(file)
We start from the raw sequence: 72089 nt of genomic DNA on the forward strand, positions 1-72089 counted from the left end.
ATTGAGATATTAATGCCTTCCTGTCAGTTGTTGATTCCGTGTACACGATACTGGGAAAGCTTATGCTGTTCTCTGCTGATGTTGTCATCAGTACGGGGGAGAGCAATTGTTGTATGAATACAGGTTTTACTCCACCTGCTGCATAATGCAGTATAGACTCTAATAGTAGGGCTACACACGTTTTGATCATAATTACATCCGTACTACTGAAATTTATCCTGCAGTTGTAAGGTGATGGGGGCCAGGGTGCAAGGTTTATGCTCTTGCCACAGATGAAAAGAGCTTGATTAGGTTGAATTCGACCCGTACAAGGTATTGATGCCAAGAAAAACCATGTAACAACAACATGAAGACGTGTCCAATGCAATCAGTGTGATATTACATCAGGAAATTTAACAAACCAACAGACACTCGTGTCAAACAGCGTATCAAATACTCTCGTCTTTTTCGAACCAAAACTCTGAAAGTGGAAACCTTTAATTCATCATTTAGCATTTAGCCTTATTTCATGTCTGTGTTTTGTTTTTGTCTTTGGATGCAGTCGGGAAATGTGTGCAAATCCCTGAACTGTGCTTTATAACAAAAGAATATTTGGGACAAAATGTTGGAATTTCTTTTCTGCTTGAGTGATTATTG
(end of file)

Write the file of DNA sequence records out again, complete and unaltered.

We start from the raw sequence: 72089 nt of genomic DNA on the forward strand, positions 1-72089 counted from the left end.
ATTGAGATATTAATGCCTTCCTGTCAGTTGTTGATTCCGTGTACACGATACTGGGAAAGCTTATGCTGTTCTCTGCTGATGTTGTCATCAGTACGGGGGAGAGCAATTGTTGTATGAATACAGGTTTTACTCCACCTGCTGCATAATGCAGTATAGACTCTAATAGTAGGGCTACACACGTTTTGATCATAATTACATCCGTACTACTGAAATTTATCCTGCAGTTGTAAGGTGATGGGGGCCAGGGTGCAAGGTTTATGCTCTTGCCACAGATGAAAAGAGCTTGATTAGGTTGAATTCGACCCGTACAAGGTATTGATGCCAAGAAAAACCATGTAACAACAACATGAAGACGTGTCCAATGCAATCAGTGTGATATTACATCAGGAAATTTAACAAACCAACAGACACTCGTGTCAAACAGCGTATCAAATACTCTCGTCTTTTTCGAACCAAAACTCTGAAAGTGGAAACCTTTAATTCATCATTTAGCATTTAGCCTTATTTCATGTCTGTGTTTTGTTTTTGTCTTTGGATGCAGTCGGGAAATGTGTGCAAATCCCTGAACTGTGCTTTATAACAAAAGAATATTTGGGACAAAATGTTGGAATTTCTTTTCTGCTTGAGTGATTATTG